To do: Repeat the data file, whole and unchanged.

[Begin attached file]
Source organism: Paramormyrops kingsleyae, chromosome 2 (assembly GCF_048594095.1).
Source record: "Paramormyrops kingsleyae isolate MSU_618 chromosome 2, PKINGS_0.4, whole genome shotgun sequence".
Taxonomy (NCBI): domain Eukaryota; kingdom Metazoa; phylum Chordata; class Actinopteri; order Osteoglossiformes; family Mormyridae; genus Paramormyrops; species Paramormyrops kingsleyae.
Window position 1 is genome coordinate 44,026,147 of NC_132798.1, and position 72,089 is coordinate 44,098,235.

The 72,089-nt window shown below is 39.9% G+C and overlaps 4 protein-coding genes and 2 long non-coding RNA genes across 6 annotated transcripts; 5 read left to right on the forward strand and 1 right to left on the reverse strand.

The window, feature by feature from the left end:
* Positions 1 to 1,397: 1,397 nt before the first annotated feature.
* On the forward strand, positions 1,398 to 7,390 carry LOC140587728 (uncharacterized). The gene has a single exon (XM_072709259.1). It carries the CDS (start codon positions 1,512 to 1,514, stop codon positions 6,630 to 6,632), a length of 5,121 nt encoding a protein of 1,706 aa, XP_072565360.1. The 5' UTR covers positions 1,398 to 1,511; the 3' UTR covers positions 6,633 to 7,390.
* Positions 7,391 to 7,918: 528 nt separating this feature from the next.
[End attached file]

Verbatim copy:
Source organism: Paramormyrops kingsleyae, chromosome 2 (assembly GCF_048594095.1).
Source record: "Paramormyrops kingsleyae isolate MSU_618 chromosome 2, PKINGS_0.4, whole genome shotgun sequence".
Taxonomy (NCBI): domain Eukaryota; kingdom Metazoa; phylum Chordata; class Actinopteri; order Osteoglossiformes; family Mormyridae; genus Paramormyrops; species Paramormyrops kingsleyae.
Window position 1 is genome coordinate 44,026,147 of NC_132798.1, and position 72,089 is coordinate 44,098,235.

The 72,089-nt window shown below is 39.9% G+C and overlaps 4 protein-coding genes and 2 long non-coding RNA genes across 6 annotated transcripts; 5 read left to right on the forward strand and 1 right to left on the reverse strand.

The window, feature by feature from the left end:
* Positions 1 to 1,397: 1,397 nt before the first annotated feature.
* On the forward strand, positions 1,398 to 7,390 carry LOC140587728 (uncharacterized). The gene has a single exon (XM_072709259.1). It carries the CDS (start codon positions 1,512 to 1,514, stop codon positions 6,630 to 6,632), a length of 5,121 nt encoding a protein of 1,706 aa, XP_072565360.1. The 5' UTR covers positions 1,398 to 1,511; the 3' UTR covers positions 6,633 to 7,390.
* Positions 7,391 to 7,918: 528 nt separating this feature from the next.